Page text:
Provided below are Cerner's comments on the USCDI draft V2 proposals for the Diagnostic Imaging data class. Cerner's full public comments on the USCDI draft V2 have been posted on the USCDI general comments section.   Cerner appreciates and supports the proposal to add the new Diagnostic Imaging data class in the USCDI V2. The exchange of diagnostic imaging data is important to facilitate the best possible patient care and is mature enough within the industry for inclusion in the USCDI. However, we believe there are some important changes that must be made to the underlying data element proposals before adopting.   First and foremost, while we agree that the Diagnostic Imaging Narrative data element should be removed from the Clinical Notes data class as the content does not fit the intent of that data class, it represents a duplication of the newly proposed Diagnostic Imaging Report data element. As defined, the Diagnostic Imaging Report data element would actually encompass the Diagnostic Imaging Narrative (i.e., the narrative interpretation of the image). Furthermore, the standalone Diagnostic Imaging Narrative is limited in its value and usability without the additional supporting information from the full imaging report. Therefore, the Diagnostic Imaging Narrative data element should be eliminated from the Diagnostic Imaging data class in favor of the more complete Diagnostic Imaging Report data element.   Regarding the Diagnostic Imaging Report data element, there needs to be more clarity on the specific scope of a report. Most importantly, clarification is needed that the report does not include the diagnostic image itself. While in some cases the full report may contain replications or components of the diagnostic image (e.g., a .PDF report containing references to the image pointing out particular components for the interpretation), the diagnostic image itself is independent. Additionally, HL7 FHIR US Core does not currently provide a Profile supporting diagnostic images (only the reports), so it would be inconsistent with ONC’s stated intent with the USCDI V2 to include the actual diagnostic image in scope.   The proposal to adopt LOINC as the standard for the Diagnostic Imaging Report data element also appears problematic considering that the full report would consist of both structured and unstructured components. We would recommend that the standard be clarified as specific to distinct components of the full report to be clear that unstructured content is not expected to be codified by LOINC. Additionally, we note that if the re-classification and replacement of the Diagnostic Imaging Narrative data element is finalized in USCDI V2, ONC should include the same changes in USCDI V1 via an errata adoption. This is important for consistency as HIT developers and healthcare providers are currently working to align with USCDI V1. If changes other than additions are made for USCDI V2 it may create inconsistencies for exchange of the same data between those versions.   Finally, while we also support inclusion of the Diagnostic Imaging Order element to represent the service request from which the Diagnostic Imaging Report originated, there is a need to ensure that the definition sufficiently distinguishes the data element from a procedure that may also be associated with the Diagnostic Imaging Report.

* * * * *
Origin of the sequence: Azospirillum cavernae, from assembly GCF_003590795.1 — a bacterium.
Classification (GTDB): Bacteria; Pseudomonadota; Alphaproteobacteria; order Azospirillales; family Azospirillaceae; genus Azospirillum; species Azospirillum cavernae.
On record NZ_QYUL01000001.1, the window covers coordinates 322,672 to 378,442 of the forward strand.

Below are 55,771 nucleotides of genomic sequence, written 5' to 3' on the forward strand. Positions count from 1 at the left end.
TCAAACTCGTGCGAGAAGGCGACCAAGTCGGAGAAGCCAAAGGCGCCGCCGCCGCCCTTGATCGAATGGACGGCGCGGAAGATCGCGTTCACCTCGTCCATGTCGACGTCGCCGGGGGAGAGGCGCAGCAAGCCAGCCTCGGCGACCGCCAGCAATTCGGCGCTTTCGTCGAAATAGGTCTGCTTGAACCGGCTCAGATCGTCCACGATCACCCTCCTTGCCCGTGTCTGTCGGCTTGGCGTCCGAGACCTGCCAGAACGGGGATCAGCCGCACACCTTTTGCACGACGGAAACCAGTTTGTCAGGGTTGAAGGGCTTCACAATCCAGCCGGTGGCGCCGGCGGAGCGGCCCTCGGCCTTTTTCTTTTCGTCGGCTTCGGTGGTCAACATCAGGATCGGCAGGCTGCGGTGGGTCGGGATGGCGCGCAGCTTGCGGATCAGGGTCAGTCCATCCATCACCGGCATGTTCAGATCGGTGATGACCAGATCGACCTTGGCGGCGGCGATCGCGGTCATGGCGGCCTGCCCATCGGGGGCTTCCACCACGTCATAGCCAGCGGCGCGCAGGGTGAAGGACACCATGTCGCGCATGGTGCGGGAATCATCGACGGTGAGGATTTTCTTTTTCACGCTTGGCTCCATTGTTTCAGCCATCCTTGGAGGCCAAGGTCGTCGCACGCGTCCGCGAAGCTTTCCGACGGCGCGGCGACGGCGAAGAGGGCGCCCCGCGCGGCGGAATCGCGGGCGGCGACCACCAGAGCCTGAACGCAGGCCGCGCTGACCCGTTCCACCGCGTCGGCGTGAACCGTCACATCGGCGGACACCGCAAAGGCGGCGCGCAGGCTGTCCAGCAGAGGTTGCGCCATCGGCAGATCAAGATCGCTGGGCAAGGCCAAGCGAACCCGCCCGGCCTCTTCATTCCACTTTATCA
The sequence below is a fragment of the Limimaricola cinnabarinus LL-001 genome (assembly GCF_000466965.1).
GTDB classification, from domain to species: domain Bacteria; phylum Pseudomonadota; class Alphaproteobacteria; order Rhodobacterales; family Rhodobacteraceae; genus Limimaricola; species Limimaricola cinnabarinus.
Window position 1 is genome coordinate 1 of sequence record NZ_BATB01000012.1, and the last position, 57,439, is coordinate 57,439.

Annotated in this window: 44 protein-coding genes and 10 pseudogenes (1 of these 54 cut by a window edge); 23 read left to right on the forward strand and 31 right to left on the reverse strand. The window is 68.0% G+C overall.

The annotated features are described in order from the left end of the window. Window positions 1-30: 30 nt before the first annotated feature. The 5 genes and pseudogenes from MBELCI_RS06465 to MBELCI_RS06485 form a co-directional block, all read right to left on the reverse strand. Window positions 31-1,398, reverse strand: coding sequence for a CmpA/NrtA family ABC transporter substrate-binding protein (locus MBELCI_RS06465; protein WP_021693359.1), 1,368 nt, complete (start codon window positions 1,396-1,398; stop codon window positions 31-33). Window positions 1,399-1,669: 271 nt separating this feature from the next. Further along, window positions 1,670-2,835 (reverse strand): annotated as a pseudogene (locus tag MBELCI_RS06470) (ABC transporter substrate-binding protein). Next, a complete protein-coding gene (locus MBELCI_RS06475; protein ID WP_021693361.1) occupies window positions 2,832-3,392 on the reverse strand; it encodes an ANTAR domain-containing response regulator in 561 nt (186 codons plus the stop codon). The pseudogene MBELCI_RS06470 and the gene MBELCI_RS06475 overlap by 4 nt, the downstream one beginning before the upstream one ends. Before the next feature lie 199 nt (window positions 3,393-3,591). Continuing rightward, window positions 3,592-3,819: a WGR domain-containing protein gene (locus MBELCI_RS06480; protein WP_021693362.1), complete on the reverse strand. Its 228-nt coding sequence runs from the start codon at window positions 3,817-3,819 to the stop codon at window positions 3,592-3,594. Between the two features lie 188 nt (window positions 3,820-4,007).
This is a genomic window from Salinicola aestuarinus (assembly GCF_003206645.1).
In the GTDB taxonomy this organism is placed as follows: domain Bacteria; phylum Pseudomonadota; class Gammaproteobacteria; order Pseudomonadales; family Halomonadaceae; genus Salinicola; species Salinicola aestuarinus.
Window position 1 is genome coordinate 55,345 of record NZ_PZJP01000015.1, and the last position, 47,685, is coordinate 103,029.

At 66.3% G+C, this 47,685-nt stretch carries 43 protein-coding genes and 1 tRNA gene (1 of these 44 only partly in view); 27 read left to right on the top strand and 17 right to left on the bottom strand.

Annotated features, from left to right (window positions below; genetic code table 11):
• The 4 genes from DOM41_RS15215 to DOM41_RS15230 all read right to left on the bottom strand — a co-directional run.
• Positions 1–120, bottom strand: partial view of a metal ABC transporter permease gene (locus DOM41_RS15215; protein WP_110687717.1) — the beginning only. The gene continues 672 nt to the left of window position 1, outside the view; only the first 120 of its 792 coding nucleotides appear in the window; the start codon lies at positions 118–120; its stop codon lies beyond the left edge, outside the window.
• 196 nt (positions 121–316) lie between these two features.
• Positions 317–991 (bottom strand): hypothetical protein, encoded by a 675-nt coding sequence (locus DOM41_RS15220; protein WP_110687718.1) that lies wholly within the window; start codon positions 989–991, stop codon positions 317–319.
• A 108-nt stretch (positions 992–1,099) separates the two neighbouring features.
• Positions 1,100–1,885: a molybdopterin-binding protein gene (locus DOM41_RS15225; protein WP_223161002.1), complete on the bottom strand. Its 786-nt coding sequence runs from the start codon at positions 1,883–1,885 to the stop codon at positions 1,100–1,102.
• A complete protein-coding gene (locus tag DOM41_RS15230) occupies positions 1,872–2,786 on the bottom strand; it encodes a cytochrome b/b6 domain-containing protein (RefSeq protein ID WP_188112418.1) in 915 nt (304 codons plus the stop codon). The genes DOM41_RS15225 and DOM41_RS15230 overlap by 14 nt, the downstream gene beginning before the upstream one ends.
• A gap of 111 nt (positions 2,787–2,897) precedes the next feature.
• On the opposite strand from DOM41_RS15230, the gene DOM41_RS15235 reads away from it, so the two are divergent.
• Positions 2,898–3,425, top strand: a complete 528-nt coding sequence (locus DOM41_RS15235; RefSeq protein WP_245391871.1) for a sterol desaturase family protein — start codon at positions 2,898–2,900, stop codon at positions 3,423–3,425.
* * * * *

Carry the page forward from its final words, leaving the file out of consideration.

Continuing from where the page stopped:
Clinovations GovHealth USCDI Draft V2: Diagnostic Imaging

Consider future expansion to support automated adherence to clinical guidelines
  • In finalizing the forthcoming version of USCDI, please clarify the difference in Diagnostic Imaging Report and Diagnostic Imaging Narrative. Both appear to contain the radiologist’s interpretation of the data and use the same LOINC code. Please also clarify the difference between these categories and the Diagnostic Studies and Results class added in Level 2.
  • To support providers in following clinical guideline timelines, we raise the consideration of future expansion to include the date for orders and procedures and normal/abnormal value results. Knowing the study date, exam, date, and read date, for example, could facilitate automated tracking and follow-up to reduce provider burden. Knowing normal and abnormal value data could facilitate and prioritize follow-up.